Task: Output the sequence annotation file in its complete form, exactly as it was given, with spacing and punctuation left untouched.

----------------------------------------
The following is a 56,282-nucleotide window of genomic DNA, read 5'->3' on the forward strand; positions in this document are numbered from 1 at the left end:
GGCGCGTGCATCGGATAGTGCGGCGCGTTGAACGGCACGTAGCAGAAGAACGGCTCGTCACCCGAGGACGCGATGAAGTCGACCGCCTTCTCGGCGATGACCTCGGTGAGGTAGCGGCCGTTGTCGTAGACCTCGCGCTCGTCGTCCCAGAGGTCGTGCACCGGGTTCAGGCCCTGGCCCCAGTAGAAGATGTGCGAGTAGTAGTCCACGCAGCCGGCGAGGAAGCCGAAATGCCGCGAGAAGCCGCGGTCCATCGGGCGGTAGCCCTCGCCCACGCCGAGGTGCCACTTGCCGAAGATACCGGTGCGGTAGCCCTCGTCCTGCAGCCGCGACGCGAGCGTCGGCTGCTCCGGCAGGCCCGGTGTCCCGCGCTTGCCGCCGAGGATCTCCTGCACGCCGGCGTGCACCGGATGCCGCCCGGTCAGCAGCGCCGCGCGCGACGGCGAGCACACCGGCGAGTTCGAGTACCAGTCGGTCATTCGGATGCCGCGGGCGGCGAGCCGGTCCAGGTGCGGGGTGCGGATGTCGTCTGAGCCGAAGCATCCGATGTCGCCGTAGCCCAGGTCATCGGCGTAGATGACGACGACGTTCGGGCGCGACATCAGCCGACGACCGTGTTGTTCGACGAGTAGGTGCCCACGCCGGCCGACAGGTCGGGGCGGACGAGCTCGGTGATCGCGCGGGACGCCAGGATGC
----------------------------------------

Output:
The following is a 56,282-nucleotide window of genomic DNA, read 5'->3' on the forward strand; positions in this document are numbered from 1 at the left end:
GGCGCGTGCATCGGATAGTGCGGCGCGTTGAACGGCACGTAGCAGAAGAACGGCTCGTCACCCGAGGACGCGATGAAGTCGACCGCCTTCTCGGCGATGACCTCGGTGAGGTAGCGGCCGTTGTCGTAGACCTCGCGCTCGTCGTCCCAGAGGTCGTGCACCGGGTTCAGGCCCTGGCCCCAGTAGAAGATGTGCGAGTAGTAGTCCACGCAGCCGGCGAGGAAGCCGAAATGCCGCGAGAAGCCGCGGTCCATCGGGCGGTAGCCCTCGCCCACGCCGAGGTGCCACTTGCCGAAGATACCGGTGCGGTAGCCCTCGTCCTGCAGCCGCGACGCGAGCGTCGGCTGCTCCGGCAGGCCCGGTGTCCCGCGCTTGCCGCCGAGGATCTCCTGCACGCCGGCGTGCACCGGATGCCGCCCGGTCAGCAGCGCCGCGCGCGACGGCGAGCACACCGGCGAGTTCGAGTACCAGTCGGTCATTCGGATGCCGCGGGCGGCGAGCCGGTCCAGGTGCGGGGTGCGGATGTCGTCTGAGCCGAAGCATCCGATGTCGCCGTAGCCCAGGTCATCGGCGTAGATGACGACGACGTTCGGGCGCGACATCAGCCGACGACCGTGTTGTTCGACGAGTAGGTGCCCACGCCGGCCGACAGGTCGGGGCGGACGAGCTCGGTGATCGCGCGGGACGCCAGGATGC